We introduce 𝛼-functions, providing piecewise linear approximation to given data as the difference of two convex functions. The parameter 𝛼 controls the shape of a paraboloid that is probing the data and may be used to filter out noise in the data. The use of convex functions enables tools for efficient approximation to the data, adding robustness to outliers, and dealing with gradient information. It also allows using the approach in higher dimension. We show that 𝛼-functions can be efficiently computed and demonstrate their versatility at the example of surface reconstruction from noisy surface samples.
Given a set of points together with a set of simplices we show how to compute weights associated with the points such that the weighted Delaunay triangulation of the point set contains the simplices, if possible. For a given triangulated surface, this process provides a tetrahedral mesh conforming to the triangulation, i.e. solves the problem of meshing the triangulated surface without inserting additional vertices. The restriction to weighted Delaunay triangulations ensures that the orthogonal dual mesh is embedded, facilitating common geometry processing tasks.
We introduce the notion of harmonic triangulations: a harmonic triangulation simultaneously minimizes the Dirichlet energy of all piecewise linear functions. By a famous result of Rippa, Delaunay triangulations are the harmonic triangulations of planar point sets. We prove by explicit counterexample that in 3D a harmonic triangulation does not exist in general. However, we show that bistellar flips are harmonic: if they decrease Dirichlet energy for one set of function values, they do so for all. This observation gives rise to the notion of locally harmonic triangulations. We demonstrate that locally harmonic triangulations can be efficiently computed, and efficiently reduce sliver tetrahedra. The notion of harmonic triangulation also gives rise to a scalar measure of the quality of a triangulation, which can be used to prioritize flips and optimize the position of vertices. Tetrahedral meshes generated by optimizing this function generally show better quality than Delaunay-based optimization techniques.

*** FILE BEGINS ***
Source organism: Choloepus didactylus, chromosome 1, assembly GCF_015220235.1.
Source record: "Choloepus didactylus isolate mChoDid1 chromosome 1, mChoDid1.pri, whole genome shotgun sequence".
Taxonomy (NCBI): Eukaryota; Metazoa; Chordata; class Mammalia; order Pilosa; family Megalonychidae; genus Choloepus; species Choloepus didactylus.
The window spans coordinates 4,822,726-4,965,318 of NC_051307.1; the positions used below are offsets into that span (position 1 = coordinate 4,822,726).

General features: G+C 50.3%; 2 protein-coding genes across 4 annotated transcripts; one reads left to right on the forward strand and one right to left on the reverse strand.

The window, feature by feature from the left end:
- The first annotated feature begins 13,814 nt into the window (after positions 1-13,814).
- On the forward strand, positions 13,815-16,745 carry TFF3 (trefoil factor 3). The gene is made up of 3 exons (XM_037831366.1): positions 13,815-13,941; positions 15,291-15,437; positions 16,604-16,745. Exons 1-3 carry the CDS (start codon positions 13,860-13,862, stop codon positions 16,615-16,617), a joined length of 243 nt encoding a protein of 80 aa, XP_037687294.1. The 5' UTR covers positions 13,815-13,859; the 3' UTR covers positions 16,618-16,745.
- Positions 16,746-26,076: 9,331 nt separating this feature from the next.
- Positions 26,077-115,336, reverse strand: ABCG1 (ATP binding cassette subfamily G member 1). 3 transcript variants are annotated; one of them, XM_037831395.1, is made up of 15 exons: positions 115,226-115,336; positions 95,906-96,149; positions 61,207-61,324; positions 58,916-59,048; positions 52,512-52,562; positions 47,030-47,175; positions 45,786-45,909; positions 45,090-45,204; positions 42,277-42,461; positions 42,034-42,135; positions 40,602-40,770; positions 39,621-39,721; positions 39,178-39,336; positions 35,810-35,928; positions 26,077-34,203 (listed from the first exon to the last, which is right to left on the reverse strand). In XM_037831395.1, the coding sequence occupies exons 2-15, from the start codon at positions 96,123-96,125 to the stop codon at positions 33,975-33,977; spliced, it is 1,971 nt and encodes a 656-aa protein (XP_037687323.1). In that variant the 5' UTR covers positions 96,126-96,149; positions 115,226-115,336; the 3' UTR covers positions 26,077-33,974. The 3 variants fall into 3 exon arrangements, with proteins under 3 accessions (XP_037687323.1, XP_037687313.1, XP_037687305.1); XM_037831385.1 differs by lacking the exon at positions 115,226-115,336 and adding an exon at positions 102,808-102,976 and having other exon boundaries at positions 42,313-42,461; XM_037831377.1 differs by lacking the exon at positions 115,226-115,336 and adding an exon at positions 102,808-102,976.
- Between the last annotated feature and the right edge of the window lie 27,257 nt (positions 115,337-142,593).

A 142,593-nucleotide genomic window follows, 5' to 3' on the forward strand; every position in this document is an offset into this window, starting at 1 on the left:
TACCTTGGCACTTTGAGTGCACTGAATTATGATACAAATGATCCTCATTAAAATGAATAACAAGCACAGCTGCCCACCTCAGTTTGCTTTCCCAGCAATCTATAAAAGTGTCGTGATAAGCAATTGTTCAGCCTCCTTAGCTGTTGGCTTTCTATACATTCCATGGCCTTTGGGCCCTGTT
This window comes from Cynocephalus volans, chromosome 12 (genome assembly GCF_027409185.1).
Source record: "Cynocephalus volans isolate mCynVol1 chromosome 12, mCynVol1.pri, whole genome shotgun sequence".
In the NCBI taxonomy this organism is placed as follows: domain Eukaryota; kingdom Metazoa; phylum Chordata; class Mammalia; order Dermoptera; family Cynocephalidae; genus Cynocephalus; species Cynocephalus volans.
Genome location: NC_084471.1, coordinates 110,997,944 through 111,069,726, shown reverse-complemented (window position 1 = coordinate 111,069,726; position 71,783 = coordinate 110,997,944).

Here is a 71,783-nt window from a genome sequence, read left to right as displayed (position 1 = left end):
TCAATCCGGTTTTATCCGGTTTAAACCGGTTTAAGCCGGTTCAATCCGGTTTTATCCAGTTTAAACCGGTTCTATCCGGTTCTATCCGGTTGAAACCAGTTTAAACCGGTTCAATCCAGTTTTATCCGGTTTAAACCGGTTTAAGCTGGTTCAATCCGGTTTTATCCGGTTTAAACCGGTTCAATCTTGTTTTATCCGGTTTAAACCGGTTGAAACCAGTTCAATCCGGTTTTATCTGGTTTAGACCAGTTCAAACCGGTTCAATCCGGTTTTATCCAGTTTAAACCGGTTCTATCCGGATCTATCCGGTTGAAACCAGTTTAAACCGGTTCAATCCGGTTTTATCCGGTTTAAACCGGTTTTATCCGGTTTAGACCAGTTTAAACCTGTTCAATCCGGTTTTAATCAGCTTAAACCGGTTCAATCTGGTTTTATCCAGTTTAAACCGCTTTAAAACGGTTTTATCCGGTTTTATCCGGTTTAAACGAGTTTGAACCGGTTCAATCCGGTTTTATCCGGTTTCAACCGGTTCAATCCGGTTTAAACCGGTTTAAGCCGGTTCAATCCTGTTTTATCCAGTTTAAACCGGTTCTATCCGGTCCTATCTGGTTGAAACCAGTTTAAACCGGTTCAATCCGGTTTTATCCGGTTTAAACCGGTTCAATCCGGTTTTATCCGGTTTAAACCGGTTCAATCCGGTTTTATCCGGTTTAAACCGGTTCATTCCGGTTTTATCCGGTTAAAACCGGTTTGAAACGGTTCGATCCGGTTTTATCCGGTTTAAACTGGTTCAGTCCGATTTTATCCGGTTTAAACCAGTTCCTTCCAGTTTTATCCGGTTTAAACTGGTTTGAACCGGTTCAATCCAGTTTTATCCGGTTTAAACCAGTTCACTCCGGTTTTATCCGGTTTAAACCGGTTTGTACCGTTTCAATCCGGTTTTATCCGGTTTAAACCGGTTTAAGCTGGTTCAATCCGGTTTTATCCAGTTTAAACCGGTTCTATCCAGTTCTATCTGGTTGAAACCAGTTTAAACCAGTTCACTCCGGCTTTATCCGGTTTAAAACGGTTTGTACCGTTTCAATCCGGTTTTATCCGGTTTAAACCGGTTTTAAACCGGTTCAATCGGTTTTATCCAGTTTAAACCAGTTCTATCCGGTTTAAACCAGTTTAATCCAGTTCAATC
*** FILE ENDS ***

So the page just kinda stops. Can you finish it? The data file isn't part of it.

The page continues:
We define Voronoi cells and centroids based on heat diffusion. These heat cells and heat centroids coincide with the common definitions in Euclidean spaces. On curved surfaces they compare favorably with definitions based on geodesics: they are smooth and can be computed in a stable way with a single linear solve. We analyze the numerics of this approach and can show that diffusion diagrams converge quadratically against the smooth case under mesh refinement, which is better than other common discretization of distance measures in curved spaces.